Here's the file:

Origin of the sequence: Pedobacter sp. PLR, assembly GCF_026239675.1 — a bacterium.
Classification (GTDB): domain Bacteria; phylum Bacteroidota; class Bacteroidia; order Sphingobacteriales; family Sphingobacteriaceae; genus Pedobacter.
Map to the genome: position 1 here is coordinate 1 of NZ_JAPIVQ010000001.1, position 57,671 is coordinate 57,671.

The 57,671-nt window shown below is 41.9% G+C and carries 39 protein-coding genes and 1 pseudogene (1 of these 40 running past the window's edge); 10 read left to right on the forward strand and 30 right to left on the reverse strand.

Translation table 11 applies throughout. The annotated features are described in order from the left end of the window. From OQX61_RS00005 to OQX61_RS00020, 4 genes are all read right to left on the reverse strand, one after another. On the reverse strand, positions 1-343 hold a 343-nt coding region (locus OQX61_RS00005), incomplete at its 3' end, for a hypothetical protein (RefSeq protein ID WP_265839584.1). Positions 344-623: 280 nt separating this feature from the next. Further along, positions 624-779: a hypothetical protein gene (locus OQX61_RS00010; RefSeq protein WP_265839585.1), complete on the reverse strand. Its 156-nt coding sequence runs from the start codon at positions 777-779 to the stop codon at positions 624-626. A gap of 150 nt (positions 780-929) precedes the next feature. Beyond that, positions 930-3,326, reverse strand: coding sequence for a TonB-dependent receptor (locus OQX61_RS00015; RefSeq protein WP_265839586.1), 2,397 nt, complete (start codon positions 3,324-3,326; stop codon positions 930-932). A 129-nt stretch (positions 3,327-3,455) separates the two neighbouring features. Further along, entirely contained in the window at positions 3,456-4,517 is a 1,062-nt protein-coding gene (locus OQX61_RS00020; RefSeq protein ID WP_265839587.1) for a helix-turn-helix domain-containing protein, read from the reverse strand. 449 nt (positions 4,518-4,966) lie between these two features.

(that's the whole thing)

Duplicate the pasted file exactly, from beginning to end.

Origin of the sequence: Pedobacter sp. PLR, assembly GCF_026239675.1 — a bacterium.
Classification (GTDB): domain Bacteria; phylum Bacteroidota; class Bacteroidia; order Sphingobacteriales; family Sphingobacteriaceae; genus Pedobacter.
Map to the genome: position 1 here is coordinate 1 of NZ_JAPIVQ010000001.1, position 57,671 is coordinate 57,671.

The 57,671-nt window shown below is 41.9% G+C and carries 39 protein-coding genes and 1 pseudogene (1 of these 40 running past the window's edge); 10 read left to right on the forward strand and 30 right to left on the reverse strand.

Translation table 11 applies throughout. The annotated features are described in order from the left end of the window. From OQX61_RS00005 to OQX61_RS00020, 4 genes are all read right to left on the reverse strand, one after another. On the reverse strand, positions 1-343 hold a 343-nt coding region (locus OQX61_RS00005), incomplete at its 3' end, for a hypothetical protein (RefSeq protein ID WP_265839584.1). Positions 344-623: 280 nt separating this feature from the next. Further along, positions 624-779: a hypothetical protein gene (locus OQX61_RS00010; RefSeq protein WP_265839585.1), complete on the reverse strand. Its 156-nt coding sequence runs from the start codon at positions 777-779 to the stop codon at positions 624-626. A gap of 150 nt (positions 780-929) precedes the next feature. Beyond that, positions 930-3,326, reverse strand: coding sequence for a TonB-dependent receptor (locus OQX61_RS00015; RefSeq protein WP_265839586.1), 2,397 nt, complete (start codon positions 3,324-3,326; stop codon positions 930-932). A 129-nt stretch (positions 3,327-3,455) separates the two neighbouring features. Further along, entirely contained in the window at positions 3,456-4,517 is a 1,062-nt protein-coding gene (locus OQX61_RS00020; RefSeq protein ID WP_265839587.1) for a helix-turn-helix domain-containing protein, read from the reverse strand. 449 nt (positions 4,518-4,966) lie between these two features.